The defendants also contend that the evidence did not establish their guilt. Bowman argues that he was not guilty because he acted in self-defense upon being pushed by Wilbert. He admitted at the trial that he believed Wilbert" was scared because he thought both of us were going to jump on him and he pushed me first, and jumped to the side * * *." He now urges that because Wilbert made the first physical contact, his punching him was justified.

• 3, 4 An aggressor may not prevail by asserting self-defense, when the victim struck the first blow only because the aggressor put him in substantial fear for his own safety. The law of self-defense is the law of necessity, and the necessity relied on to justify the act of one must arise out of his own misconduct. (22 C.J.S. Criminal Law, sec. 53 (1961), Dawkins v. Commonwealth (1947), 186 Va. 55, 41 S.E.2d 500.) Wilbert pushed Bowman in an attempt to escape from a situation in which he believed he was in danger of being attacked. His use of force under this circumstance was lawful. (Ill. Rev. Stat. 1967, ch. 38, par. 7-1.) On the other hand, Bowman confronted Wilbert, argued with him and began to fight him. Bowman's use of force was without justification; he was not threatened with physical harm, and there was no reason for him to believe that he was in danger. He may not now hide his unlawful actions behind the mask of self-defense.

Hoover argues that he was not guilty of battery, since he neither made physical contact with Wilbert nor engaged in activity which would make him accountable by aiding or abetting Bowman in the commission of the crime.

Wilbert testified that Hoover as well as Bowman argued with him concerning the fight of the previous evening, that they both "crowded" him and that Hoover walked behind him. However, he also said that Hoover neither struck him nor made physical contact with him. He testified that Hoover just stood there while he and Bowman exchanged blows.

A person is legally accountable for the conduct of another when: "(c) Either before or during the commission of an offense, and with the intent to promote or facilitate such commission, he solicits, aids, abets, agrees or attempts to aid, such other person in the planning or commission of the offense." (Ill. Rev. Stat. 1967, ch. 38, par. 5-2(c).) This court has held that though one may aid and abet without actively participating in the offense, mere presence or negative acquiescence is not sufficient to make a person a principal to a crime. People v. Harris (1969), 105 Ill. App.2d 305, 245 N.E.2d 80.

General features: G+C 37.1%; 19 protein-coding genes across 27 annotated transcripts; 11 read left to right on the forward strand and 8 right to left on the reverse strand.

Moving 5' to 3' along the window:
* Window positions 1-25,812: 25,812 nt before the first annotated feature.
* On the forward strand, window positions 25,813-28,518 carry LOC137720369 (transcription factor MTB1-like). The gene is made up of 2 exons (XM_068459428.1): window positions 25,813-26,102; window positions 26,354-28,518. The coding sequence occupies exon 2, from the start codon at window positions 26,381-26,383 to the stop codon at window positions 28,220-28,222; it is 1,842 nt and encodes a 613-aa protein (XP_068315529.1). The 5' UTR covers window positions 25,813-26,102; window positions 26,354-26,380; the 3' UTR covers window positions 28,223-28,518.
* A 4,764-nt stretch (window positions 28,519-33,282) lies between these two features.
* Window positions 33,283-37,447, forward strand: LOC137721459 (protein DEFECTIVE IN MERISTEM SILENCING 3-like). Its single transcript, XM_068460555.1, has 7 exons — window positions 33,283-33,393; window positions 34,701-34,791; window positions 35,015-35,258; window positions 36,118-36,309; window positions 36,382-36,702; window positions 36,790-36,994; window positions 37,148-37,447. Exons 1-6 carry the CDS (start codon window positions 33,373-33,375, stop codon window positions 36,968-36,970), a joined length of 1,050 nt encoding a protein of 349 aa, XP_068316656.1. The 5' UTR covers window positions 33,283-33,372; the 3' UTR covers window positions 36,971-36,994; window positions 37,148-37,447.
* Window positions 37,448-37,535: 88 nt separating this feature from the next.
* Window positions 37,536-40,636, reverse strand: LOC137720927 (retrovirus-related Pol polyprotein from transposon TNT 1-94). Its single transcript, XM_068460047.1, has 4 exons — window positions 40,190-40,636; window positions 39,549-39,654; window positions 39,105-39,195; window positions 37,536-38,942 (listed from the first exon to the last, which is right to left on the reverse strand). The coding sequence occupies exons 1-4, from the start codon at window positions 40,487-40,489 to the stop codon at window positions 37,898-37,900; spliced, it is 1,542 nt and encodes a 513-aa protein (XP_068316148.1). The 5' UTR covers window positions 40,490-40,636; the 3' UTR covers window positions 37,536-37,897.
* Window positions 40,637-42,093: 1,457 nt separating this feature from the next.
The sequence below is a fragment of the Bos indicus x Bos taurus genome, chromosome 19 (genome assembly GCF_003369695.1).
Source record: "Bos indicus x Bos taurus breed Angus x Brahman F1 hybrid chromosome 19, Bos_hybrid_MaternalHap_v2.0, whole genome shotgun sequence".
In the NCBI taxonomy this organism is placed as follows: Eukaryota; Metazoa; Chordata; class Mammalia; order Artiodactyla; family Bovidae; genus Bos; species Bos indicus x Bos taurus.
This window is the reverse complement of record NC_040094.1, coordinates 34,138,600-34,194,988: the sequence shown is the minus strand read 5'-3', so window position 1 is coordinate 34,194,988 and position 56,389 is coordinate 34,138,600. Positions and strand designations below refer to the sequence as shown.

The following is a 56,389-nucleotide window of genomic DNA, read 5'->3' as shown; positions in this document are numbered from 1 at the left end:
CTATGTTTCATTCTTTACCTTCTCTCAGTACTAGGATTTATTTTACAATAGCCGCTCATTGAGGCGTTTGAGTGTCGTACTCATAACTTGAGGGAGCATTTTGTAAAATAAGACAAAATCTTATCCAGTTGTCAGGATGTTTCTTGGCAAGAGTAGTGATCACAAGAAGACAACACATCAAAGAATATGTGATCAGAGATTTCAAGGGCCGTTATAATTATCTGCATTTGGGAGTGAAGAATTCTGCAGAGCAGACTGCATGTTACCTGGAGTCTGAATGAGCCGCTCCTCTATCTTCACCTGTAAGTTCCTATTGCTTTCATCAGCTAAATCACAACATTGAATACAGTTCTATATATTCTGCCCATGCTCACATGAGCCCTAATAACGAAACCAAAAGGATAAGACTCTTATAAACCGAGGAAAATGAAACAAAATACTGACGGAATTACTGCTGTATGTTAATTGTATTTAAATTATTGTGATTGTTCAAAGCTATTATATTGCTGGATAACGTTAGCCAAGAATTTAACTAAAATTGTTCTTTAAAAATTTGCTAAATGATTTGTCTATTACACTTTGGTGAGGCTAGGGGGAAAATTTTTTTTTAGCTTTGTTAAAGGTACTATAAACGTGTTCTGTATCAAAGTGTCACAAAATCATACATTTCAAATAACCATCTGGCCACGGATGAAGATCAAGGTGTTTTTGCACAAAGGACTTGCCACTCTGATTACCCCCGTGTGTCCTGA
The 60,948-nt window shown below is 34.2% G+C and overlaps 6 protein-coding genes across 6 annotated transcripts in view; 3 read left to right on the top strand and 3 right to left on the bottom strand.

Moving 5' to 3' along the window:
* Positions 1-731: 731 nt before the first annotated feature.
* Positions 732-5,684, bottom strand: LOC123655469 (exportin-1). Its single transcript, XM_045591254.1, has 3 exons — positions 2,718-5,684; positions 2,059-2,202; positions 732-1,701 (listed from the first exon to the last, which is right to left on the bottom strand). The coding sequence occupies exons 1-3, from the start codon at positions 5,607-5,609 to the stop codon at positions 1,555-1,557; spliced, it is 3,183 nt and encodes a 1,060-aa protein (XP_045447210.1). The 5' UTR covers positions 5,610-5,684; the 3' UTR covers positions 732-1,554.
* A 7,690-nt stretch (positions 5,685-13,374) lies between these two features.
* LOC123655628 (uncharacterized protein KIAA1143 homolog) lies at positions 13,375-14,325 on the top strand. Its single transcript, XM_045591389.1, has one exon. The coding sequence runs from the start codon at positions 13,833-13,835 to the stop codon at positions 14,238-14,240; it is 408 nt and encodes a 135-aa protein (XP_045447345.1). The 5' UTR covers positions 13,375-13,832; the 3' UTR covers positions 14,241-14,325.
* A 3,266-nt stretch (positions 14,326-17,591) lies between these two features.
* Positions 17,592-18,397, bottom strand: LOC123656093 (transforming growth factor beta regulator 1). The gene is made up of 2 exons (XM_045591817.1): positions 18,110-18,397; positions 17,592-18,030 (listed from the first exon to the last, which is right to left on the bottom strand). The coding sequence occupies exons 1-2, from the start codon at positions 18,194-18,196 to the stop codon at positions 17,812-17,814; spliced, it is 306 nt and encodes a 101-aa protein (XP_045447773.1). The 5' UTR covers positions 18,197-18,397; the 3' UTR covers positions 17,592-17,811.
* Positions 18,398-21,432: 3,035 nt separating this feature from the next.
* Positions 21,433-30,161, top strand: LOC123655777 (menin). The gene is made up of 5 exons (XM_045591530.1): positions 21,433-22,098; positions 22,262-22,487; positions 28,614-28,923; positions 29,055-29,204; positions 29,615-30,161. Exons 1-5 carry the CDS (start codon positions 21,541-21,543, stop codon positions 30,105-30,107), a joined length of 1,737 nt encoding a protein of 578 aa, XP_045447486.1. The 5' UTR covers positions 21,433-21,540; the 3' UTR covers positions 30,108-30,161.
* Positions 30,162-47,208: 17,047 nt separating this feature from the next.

• 5 The State stresses the fact that some youths followed the fleeing Wilbert, who testified that he thought Hoover threw a rock at him. Such indefinite identification is inconclusive. Further, Hoover was charged with striking Wilbert about the head and body — not hitting him with a rock. By Wilbert's own testimony, Hoover did not attempt to aid Bowman during the fight. Although he and Bowman may have agreed to accost Wilbert, there appears to have been no common design to commit a battery upon him. Hoover's walking behind Wilbert prior to his fight with Bowman is not sufficient, considering all the evidence, to establish beyond a reasonable doubt Hoover's accountability for Bowman's crime.

The conviction of Michael Hoover is reversed; that of Rodger Bowman is affirmed.

Reversed in part and affirmed in part.

McNAMARA, P.J., and SCHWARTZ, J., concur.

19710304

© 2002 VersusLaw Inc.